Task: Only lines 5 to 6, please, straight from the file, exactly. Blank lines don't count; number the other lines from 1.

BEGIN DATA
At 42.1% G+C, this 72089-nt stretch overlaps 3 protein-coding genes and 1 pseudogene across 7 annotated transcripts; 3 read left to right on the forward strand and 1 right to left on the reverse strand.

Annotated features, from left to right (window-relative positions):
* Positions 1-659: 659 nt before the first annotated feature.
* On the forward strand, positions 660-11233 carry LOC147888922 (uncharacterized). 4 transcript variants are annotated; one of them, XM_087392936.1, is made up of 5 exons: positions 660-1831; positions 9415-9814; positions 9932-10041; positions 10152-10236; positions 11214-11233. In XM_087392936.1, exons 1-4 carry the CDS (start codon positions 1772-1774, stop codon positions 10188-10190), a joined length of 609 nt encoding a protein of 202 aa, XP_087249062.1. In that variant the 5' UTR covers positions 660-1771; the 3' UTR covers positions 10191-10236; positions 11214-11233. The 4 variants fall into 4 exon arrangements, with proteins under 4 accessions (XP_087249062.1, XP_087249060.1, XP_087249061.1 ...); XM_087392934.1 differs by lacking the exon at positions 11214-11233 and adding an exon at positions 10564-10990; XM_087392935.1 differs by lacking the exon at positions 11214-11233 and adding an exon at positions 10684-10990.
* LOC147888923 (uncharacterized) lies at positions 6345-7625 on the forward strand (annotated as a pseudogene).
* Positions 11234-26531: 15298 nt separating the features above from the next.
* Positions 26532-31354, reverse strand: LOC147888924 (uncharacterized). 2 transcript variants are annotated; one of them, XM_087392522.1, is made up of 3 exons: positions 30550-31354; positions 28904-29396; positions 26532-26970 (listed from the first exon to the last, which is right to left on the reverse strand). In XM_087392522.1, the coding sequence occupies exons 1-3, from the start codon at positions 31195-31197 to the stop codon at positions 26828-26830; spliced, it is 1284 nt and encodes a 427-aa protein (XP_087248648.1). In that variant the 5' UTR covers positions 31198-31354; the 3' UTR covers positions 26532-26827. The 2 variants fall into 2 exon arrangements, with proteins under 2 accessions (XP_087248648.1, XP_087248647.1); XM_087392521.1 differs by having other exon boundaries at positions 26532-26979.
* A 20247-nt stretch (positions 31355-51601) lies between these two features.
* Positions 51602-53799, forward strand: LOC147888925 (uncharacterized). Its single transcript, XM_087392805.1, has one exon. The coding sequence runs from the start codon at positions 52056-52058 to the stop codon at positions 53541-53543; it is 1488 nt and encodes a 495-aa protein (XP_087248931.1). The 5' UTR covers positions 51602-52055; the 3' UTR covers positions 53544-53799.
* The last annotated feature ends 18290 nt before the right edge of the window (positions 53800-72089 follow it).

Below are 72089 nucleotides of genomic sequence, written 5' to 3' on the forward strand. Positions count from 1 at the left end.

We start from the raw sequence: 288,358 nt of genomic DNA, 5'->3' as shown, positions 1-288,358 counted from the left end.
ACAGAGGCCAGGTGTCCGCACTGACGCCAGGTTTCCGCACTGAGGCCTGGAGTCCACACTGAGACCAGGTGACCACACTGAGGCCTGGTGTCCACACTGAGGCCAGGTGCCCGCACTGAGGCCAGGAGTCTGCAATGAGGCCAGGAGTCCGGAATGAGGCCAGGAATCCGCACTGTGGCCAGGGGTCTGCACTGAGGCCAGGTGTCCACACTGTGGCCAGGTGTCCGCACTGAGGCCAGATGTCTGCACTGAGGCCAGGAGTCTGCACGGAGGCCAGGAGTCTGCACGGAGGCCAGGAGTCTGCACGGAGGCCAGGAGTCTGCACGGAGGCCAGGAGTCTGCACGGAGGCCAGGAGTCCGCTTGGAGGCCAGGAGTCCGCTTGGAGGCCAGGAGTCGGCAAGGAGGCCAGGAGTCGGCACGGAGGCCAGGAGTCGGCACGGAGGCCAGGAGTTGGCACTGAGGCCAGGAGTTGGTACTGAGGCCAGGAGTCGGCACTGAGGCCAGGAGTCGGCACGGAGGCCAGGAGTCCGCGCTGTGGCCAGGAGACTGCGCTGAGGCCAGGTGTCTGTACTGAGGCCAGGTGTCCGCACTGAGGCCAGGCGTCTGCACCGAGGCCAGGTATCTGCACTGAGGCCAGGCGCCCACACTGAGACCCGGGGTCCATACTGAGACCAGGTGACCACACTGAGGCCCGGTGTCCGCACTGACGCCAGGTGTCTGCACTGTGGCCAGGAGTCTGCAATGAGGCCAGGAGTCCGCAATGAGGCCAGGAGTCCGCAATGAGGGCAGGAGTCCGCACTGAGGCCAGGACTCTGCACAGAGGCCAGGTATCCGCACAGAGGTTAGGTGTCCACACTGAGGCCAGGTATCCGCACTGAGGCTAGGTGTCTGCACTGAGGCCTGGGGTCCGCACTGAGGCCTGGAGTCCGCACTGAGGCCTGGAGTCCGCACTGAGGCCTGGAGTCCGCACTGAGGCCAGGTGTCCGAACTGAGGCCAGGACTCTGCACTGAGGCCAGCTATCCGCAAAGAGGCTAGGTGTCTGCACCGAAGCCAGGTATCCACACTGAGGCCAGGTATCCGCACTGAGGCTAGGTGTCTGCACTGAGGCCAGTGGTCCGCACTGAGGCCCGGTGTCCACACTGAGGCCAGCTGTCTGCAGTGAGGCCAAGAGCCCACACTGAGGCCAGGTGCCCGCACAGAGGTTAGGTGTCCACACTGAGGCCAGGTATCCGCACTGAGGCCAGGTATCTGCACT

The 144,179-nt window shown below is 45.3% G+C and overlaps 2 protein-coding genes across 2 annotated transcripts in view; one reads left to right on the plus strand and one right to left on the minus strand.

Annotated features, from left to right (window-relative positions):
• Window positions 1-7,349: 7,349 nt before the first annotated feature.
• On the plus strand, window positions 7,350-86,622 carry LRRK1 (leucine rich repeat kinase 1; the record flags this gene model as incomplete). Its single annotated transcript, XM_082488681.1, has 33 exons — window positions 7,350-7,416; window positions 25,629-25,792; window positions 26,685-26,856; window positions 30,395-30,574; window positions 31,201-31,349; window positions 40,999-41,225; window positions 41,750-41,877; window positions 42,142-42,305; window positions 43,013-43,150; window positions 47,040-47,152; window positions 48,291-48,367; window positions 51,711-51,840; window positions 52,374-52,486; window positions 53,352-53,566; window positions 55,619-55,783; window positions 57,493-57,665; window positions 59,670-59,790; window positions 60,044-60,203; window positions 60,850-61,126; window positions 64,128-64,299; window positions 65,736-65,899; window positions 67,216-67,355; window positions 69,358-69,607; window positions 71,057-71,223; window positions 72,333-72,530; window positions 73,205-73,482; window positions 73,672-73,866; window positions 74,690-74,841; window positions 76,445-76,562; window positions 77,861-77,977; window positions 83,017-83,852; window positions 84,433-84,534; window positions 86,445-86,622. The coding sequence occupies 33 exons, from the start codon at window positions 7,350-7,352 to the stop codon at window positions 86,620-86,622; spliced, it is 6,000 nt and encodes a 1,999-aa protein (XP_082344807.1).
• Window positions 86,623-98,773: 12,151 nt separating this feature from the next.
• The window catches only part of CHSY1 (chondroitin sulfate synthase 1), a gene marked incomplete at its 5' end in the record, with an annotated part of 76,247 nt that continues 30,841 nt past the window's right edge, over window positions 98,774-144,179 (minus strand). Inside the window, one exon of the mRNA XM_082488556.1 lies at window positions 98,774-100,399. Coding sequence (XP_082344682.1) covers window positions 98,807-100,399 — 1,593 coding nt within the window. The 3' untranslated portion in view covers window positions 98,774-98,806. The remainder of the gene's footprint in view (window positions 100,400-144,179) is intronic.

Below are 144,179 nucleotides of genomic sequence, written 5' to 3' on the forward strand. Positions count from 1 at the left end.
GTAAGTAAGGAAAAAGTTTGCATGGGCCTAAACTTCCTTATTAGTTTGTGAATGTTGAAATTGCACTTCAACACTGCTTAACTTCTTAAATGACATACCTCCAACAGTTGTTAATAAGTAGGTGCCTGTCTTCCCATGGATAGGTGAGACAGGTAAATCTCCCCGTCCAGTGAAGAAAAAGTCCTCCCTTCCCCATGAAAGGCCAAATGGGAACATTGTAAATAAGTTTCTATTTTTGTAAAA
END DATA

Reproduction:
* LOC147888923 (uncharacterized) lies at positions 6345-7625 on the forward strand (annotated as a pseudogene).
* Positions 11234-26531: 15298 nt separating the features above from the next.